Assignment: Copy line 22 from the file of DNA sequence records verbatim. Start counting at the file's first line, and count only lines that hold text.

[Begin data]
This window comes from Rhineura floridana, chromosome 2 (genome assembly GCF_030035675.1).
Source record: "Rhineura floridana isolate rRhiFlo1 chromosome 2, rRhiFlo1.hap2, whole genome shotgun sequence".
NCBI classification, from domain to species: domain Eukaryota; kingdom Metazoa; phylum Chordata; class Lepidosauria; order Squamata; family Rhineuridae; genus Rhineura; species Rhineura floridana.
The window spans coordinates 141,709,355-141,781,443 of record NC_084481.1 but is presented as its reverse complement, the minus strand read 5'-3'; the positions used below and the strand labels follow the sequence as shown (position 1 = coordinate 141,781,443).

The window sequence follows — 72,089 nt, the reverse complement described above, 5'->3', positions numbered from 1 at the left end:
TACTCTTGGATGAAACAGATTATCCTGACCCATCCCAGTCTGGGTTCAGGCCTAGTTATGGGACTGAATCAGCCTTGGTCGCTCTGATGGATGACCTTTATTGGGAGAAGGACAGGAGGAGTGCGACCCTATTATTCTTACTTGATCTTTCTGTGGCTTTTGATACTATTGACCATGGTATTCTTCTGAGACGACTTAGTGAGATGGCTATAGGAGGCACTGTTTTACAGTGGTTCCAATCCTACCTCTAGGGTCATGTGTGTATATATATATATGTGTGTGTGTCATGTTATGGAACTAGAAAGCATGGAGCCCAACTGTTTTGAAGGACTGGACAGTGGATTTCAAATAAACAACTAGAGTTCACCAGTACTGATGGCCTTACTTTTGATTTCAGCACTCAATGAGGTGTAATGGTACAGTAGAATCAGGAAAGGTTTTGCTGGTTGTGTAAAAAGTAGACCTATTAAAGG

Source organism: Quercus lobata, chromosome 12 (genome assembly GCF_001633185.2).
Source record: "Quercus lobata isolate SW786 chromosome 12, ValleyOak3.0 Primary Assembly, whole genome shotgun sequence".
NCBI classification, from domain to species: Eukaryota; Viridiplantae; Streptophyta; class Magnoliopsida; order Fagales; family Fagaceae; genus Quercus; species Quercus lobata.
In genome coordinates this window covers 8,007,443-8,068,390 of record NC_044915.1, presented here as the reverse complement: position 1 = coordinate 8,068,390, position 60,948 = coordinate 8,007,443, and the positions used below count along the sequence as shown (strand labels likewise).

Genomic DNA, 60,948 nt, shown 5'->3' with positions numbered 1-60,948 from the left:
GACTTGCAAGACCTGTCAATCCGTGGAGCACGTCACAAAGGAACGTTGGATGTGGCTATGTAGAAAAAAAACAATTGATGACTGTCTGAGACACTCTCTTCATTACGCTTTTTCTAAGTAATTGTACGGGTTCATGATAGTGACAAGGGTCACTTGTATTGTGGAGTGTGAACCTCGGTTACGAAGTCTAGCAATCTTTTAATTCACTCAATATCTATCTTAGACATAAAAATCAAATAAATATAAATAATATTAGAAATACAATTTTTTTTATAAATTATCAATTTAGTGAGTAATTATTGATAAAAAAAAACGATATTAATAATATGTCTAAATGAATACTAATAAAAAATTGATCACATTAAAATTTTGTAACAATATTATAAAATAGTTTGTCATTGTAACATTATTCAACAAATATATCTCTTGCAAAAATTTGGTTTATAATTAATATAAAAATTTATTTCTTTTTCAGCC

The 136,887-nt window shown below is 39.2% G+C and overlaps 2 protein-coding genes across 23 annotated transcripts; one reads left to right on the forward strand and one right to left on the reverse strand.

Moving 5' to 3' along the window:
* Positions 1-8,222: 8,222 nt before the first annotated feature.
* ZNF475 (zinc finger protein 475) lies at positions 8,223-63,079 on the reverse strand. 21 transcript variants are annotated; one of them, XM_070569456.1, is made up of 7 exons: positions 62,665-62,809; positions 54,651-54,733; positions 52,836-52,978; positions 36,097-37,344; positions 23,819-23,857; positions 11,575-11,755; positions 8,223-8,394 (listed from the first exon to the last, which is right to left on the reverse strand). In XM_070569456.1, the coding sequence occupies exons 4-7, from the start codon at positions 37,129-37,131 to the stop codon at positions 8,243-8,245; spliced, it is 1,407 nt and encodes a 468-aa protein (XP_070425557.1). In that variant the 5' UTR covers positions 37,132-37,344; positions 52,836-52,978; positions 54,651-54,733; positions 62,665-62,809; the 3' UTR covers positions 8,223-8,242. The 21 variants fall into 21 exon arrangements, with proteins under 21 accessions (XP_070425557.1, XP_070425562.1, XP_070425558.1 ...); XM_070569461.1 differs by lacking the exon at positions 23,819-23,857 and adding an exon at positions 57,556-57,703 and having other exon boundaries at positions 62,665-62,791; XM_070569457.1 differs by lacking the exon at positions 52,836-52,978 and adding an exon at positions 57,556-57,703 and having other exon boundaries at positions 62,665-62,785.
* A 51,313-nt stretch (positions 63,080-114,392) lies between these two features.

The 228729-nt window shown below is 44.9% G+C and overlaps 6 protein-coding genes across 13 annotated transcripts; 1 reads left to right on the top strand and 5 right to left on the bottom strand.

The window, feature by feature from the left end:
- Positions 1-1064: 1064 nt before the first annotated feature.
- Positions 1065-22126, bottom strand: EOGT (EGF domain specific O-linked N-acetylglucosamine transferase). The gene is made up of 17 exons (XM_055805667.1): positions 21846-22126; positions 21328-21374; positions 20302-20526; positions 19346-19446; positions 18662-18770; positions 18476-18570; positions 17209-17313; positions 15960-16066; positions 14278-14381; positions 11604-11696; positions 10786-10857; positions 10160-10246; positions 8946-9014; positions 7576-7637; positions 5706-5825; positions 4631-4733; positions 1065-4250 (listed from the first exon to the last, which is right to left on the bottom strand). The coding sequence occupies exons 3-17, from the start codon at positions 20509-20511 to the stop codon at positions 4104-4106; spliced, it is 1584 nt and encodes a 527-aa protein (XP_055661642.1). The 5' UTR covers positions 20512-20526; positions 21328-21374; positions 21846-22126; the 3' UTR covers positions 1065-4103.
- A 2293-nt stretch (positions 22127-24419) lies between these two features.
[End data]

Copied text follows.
- A 2293-nt stretch (positions 22127-24419) lies between these two features.